What is AzadiSAT?

India is all set to celebrate the 75th year of independence on August 15 and to mark the historic day, the Indian Space Research Organization (ISRO) will launch 75 payloads developed and built by 750 girl students from across India. Dubbed AzadiSat, the payload will ride on a Small Satellite Launch Vehicle (SSLV) set to conduct its maiden mission on August 7.

The project, along with the six-month Mission Jeevan, is part of the Azadi Ka Amrit Mahotsav celebrations, to mark the 75th anniversary of independence. The satellite will be launched into Low Earth Orbit (LEO) at 9:18 am from Satish Dhawan Space Center in Sriharikota.

What is AzadiSat?

Developed by 750 girl students from across India, AzadiSAT is the result of ISRO inspiring girls to take up Science, Technology, Engineering and Mathematics (STEM). The eight-kilogram CubeSat carrying 75 different payloads, each weighing around 50 grams, will conduct fem-experiments.

ISRO said girl students from rural areas across the country were provided guidance for manufacturing these payloads, which were later integrated by the student team of “Space Kids India”. The payload includes not only a UHF-VHF transponder operating in ham radio frequencies to enable voice and data transmission for amateur radio operators, but also a selfie camera.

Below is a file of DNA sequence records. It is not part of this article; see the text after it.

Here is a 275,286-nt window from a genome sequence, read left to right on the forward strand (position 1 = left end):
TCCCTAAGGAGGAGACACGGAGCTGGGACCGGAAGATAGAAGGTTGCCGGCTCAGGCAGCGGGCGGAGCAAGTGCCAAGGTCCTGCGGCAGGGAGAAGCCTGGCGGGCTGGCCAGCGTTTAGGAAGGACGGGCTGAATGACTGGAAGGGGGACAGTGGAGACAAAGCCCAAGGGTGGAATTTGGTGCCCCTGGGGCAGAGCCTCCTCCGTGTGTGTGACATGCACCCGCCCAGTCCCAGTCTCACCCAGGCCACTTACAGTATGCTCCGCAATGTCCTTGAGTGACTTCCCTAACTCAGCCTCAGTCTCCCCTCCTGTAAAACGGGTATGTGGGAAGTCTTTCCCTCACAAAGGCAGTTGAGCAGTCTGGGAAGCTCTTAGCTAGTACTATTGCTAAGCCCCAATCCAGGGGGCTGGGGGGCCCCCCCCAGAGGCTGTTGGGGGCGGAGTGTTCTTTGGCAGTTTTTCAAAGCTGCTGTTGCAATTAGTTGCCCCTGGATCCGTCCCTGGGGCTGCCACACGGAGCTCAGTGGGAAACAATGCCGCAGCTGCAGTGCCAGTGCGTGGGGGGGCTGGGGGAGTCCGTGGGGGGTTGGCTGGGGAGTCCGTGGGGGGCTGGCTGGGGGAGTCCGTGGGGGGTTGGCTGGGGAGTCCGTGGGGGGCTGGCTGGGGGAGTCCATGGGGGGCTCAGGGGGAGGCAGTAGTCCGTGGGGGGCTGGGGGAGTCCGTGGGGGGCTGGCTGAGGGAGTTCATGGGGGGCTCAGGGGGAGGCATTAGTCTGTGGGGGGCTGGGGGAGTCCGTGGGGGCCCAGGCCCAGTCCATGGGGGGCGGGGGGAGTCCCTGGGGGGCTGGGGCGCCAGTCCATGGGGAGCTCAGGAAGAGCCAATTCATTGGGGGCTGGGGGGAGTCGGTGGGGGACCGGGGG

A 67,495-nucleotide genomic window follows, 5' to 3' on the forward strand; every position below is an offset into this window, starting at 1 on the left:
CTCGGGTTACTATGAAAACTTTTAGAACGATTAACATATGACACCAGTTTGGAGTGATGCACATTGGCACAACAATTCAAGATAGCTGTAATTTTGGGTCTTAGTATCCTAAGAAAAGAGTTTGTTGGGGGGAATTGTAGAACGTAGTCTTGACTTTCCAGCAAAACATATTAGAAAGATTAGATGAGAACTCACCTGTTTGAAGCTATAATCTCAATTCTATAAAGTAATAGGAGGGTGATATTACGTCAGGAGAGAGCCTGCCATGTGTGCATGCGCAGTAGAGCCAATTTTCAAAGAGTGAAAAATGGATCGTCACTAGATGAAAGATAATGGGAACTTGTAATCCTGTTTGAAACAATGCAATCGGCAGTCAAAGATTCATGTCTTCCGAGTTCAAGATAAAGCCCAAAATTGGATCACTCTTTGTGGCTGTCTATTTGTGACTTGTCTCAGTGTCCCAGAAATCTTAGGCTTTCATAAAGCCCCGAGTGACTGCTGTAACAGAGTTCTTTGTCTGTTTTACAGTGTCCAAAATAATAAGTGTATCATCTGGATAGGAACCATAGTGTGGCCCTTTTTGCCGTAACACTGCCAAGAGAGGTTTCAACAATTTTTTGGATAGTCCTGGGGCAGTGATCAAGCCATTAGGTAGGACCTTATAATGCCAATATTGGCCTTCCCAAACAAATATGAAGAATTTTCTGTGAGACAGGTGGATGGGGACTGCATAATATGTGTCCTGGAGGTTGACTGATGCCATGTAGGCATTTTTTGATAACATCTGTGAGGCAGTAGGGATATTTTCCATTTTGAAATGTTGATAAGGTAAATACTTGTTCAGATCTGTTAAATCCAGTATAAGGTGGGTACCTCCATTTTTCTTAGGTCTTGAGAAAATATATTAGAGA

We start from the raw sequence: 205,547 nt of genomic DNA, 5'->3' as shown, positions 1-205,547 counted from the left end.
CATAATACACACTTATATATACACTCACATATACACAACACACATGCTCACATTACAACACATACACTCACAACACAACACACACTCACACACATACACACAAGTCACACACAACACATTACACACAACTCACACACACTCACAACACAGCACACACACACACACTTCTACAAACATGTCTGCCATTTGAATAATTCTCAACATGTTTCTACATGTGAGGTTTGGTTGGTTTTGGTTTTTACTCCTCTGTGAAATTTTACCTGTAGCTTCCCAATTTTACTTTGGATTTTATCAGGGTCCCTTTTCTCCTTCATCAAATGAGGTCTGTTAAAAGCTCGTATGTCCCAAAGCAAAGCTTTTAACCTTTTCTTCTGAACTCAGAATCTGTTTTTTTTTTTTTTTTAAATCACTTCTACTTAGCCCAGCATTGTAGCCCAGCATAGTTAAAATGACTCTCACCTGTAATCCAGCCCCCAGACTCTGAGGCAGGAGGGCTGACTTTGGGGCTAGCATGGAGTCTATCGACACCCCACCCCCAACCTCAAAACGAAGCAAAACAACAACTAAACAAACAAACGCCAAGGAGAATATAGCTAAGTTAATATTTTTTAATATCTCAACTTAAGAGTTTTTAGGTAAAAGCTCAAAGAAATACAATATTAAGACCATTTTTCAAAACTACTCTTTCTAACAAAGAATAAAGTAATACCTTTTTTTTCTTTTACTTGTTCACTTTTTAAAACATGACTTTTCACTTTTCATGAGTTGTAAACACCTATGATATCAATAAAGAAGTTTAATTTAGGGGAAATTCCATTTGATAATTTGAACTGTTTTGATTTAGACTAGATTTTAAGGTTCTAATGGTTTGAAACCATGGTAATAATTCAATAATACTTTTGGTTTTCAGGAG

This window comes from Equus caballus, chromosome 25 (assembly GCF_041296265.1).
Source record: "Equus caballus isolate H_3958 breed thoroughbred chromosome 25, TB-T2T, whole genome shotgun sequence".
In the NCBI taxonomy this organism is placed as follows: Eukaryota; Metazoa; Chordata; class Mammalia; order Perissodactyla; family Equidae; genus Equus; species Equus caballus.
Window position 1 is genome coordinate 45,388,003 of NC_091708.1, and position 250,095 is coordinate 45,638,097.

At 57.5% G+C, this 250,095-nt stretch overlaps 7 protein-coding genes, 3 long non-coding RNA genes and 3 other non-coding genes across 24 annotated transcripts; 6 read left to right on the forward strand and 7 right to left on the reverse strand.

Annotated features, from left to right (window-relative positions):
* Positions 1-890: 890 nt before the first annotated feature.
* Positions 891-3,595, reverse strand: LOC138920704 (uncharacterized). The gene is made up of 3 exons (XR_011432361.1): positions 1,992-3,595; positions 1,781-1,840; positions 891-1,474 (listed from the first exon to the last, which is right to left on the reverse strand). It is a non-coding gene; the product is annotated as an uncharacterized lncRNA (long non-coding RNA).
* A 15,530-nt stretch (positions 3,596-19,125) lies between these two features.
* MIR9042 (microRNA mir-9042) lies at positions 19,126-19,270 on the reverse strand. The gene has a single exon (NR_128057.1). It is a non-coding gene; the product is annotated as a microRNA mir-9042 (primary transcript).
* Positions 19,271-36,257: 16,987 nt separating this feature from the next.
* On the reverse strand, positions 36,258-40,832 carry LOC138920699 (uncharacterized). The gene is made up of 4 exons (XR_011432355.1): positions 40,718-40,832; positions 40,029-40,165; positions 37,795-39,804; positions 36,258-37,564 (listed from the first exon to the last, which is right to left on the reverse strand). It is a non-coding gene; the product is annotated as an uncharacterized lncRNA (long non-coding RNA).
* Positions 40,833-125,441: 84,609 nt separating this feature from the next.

Azadi ka amrit mahotsav

AzadiSat also has a solid-state PIN diode-based radiation counter to measure ionizing radiation in its orbit and a long-range transponder. ISRO will use the ground system developed by Space Kidz India for telemetry and communication with payloads in orbit.

“This is the first space mission of its kind with the concept of all women to promote women in STEM (Science, Technology, Engineering and Mathematics) as this year’s UN theme is ‘Women in Space’,” said Rifat Sharouk , Chief Technology Officer at Space Kids India, which has developed the satellite, had told PTI.

Azadi ka mahotsav

The satellites will be launched on the newly developed Small Satellite Launch Vehicle (SSLV), which aims to become an alternative for ISRO to launch small payloads on an on-demand basis. The SSLV is designed to launch a payload weighing 500 kg into a planar orbit of 500 km. By comparison, PSLV – ISRO’s workhorse – can carry a payload of 1,750 kg into a sun synchronous orbit at an altitude of 600 km.

Azadi amrit mahotsav

The SSLV is a three-stage vehicle with all-solid propulsion that will insert satellites into specified orbits using a liquid propulsion-based velocity trimming module. ISRO said that the features that make SSLV attractive to customers are low cost, fast turnaround time, flexibility in accommodating multiple satellites, on-demand feasibility and minimum launch infrastructure requirement.

The primary payload on the first mission will be the Earth Observation Satellite (EOS-02), an optical remote sensing satellite that will provide information on geo-environmental studies, forestry, hydrology, agriculture, soil and thermal anomalies in the coastal region studies.

PSLV Infographic